Future Continuous

The future continuous tense is used by native English speakers quite often and this is your chance to learn and understand this tense so you can start using it.

intermediate
"Future Continuous" Tense in English Grammar

What Is Future Continuous Tense?

The future continuous (also called the future progressive) tense is often used in English as a way to talk about an action or event happening at a given point in the future. It indicates that something will occur in the future and continue for an expected length of time.

Future Continuous: Structure

We form the future continuous with the modal verb 'will,' the auxiliary verb 'be' and the present participle of the main verb.

Subject Will be -ing form
I will be studying
He will be working

Future Continuous: Negation

For negative sentences we put 'not' between the modal verb 'will' and the auxiliary verb 'be':

She will be using the car. → She will not be using the car.

We will be having dinner. → We will not be having dinner.

When we use the future continuous tense in speaking, we often contract the subject and will:

I will be studying. → I'll be studying.

In negative sentences, you can contract 'will not' as won't, like this:

I will not be sleeping. → I won't be sleeping.

Future Continuous: Questions

For yes/no question sentences, we exchange the subject and will. Look at these examples with the future continuous tense:

He will be playing football. → Will he be playing football?

For wh- questions, do the exact thing you do for yes/no questions and add the proper wh- question word at the beginning of the sentence and omit the part that is the answer.

He will be cooking dinner this evening. → When will he be cooking dinner?

Tip!

If you want to learn more about spelling rules of adding -ing to the base form of verbs, see here.

Using Future Continuous to Talk about Ongoing Actions in the Future

Future Continuous: Uses

When someone uses the future continuous, they are thinking about:

  • Ongoing Actions at Some Point in the Future

Ongoing Actions at Some Point in the Future

We use the 'future continuous tense' to talk about an unfinished action that will be in progress at a time later than now. When we talk about unfinished actions, it means they have started earlier and continued until a particular point in the future, and they may continue. For example:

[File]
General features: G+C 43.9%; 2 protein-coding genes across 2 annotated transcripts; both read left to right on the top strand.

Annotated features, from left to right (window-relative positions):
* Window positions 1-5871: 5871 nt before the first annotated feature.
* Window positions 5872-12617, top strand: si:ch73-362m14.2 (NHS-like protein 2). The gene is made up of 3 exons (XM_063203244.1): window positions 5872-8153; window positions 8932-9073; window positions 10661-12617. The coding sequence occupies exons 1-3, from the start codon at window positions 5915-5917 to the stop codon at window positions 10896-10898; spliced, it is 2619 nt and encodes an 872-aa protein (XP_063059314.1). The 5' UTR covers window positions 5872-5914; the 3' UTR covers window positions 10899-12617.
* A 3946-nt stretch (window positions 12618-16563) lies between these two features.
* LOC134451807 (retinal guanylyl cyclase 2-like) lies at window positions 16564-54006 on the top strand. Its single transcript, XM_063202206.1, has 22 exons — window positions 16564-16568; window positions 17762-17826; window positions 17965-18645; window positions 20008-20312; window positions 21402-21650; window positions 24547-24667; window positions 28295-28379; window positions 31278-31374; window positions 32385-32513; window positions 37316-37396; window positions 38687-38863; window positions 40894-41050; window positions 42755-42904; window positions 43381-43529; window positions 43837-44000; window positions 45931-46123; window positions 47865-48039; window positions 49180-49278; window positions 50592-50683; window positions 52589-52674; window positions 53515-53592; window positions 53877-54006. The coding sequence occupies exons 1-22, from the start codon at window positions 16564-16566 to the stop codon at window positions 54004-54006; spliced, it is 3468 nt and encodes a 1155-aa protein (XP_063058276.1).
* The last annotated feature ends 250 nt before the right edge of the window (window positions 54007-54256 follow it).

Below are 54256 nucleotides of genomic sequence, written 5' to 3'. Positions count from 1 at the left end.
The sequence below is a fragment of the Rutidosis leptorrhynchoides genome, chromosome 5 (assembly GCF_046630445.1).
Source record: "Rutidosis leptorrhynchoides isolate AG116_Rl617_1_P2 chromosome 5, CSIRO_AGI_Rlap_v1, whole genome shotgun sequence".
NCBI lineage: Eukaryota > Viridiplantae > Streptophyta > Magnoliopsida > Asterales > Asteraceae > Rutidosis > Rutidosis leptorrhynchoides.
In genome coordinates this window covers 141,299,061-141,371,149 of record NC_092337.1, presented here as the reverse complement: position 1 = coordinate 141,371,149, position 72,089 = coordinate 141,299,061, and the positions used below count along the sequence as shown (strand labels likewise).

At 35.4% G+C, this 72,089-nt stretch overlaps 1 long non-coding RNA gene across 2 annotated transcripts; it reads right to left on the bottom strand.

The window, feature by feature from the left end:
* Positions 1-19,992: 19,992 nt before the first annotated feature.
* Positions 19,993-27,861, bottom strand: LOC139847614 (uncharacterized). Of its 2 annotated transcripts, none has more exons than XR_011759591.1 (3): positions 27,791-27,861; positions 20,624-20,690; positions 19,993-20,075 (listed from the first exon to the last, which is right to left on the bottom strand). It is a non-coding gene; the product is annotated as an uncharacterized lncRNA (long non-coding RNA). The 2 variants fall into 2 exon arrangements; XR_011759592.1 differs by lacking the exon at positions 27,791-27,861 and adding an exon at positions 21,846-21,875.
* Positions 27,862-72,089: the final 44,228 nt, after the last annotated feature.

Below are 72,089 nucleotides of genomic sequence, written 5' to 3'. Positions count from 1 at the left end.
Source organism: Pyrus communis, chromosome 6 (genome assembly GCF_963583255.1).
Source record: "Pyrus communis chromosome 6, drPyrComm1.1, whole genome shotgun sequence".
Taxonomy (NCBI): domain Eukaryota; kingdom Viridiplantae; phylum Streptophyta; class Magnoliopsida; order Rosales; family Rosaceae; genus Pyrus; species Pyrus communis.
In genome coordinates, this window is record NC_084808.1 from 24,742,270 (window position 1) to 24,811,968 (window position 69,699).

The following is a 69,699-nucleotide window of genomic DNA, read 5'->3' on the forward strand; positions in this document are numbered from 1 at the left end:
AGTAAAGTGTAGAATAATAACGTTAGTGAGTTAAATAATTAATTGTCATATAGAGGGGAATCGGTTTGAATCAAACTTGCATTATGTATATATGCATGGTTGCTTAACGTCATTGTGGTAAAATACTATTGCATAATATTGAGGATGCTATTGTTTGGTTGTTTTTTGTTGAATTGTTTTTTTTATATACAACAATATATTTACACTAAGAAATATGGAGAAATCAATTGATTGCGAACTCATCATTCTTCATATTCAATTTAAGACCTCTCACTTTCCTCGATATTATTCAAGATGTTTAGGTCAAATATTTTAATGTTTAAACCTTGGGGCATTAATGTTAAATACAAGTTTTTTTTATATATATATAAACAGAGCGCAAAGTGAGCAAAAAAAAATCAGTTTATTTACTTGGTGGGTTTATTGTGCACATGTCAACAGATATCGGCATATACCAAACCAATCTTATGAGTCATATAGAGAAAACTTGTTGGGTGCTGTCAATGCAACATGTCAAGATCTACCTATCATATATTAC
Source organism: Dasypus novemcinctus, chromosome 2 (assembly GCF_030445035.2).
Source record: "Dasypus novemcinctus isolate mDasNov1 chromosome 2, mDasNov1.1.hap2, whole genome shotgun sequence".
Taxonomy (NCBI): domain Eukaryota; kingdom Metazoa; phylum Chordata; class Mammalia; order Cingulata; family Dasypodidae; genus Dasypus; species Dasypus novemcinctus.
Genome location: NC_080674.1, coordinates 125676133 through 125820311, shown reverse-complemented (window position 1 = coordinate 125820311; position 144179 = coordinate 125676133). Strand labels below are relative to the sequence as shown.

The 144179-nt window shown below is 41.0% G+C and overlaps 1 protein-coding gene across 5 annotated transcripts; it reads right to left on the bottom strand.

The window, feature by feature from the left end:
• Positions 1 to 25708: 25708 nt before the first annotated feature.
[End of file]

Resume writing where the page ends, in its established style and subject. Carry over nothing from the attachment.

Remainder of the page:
At 4 p.m. tomorrow, I will be working.

They won't be watching TV at 9 p.m. tonight.

We use the 'future continuous tense' to talk about an action in progress in the future that is interrupted by a shorter action. By a shorter action, we mean that the action which interrupts the future continuous tense does not last for a long time. Check out these examples:

She will be talking on the stage when you enter.

I'll be waiting for you when you get back.

We use the 'future continuous tense' to project ourselves into the future. In this case, we have already made our minds to do something. For example:

By Christmas Jane and I will be moving in our new home.

This time next month I will be living in Madrid.

We use the 'future continuous tense' with 'still', to talk about events that are already happening now and that we expect to continue until some time into the future. It means that the event started in the past, is still ongoing, and may happen in the future as well. For example:

In one year he'll still be living in a dormitory.

Sadly, prices will still be rising in years to come.

We use the 'future continuous tense' to predict future events. It means we are not totally sure whether it happens or not, but we think it is going to happen. check out the following examples:

I expect that she'll be visiting them in Peru.

You'll be feeling hungry after gardening all day, I guess.

We can use the 'future continuous tense' to talk about continuous events that we expect to happen in the future. This means that we predict that they are about to happen.

I'll be visiting Paul at the party next week.

When James is in Germany, he will be staying at a hotel.

We use the 'future continuous tense' to talk about arrangements, often as a reminder, or warning. For example:

We'll be leaving at 12:00. Don't be late!

We will be studying on Sunday evening.

When Not to Use Future Continuous Tense

We do not normally use the continuous tense with stative verbs (also called non-continuous verbs). Action verbs describe activities like running, thinking, and seeing. Stative verbs describe states of existence, for example be, seem, and know.

When you see him tomorrow, he will seem (NOT will be seeming) like a different person.

You will know when you get the box. (Not "You will be knowing when you get the box.")

Review

Future continuous tense is used to talk about actions that are supposed to be in progress at a particular time in the future.

structure Subject + will + be + -ing form
affirmative He will be playing tomorrow.
contraction He'll be playing tomorrow.
negative He will not be playing tomorrow.
contraction He won't be playing tomorrow.
yes/ no question Will he be playing tomorrow?
-wh question When will he be playing?

Future Continuous Tense Is Mainly Used for

  1. Ongoing actions in the future
  2. Predictions about future
  3. Changes
  4. Fixed arrangements
  5. Polite enquiries

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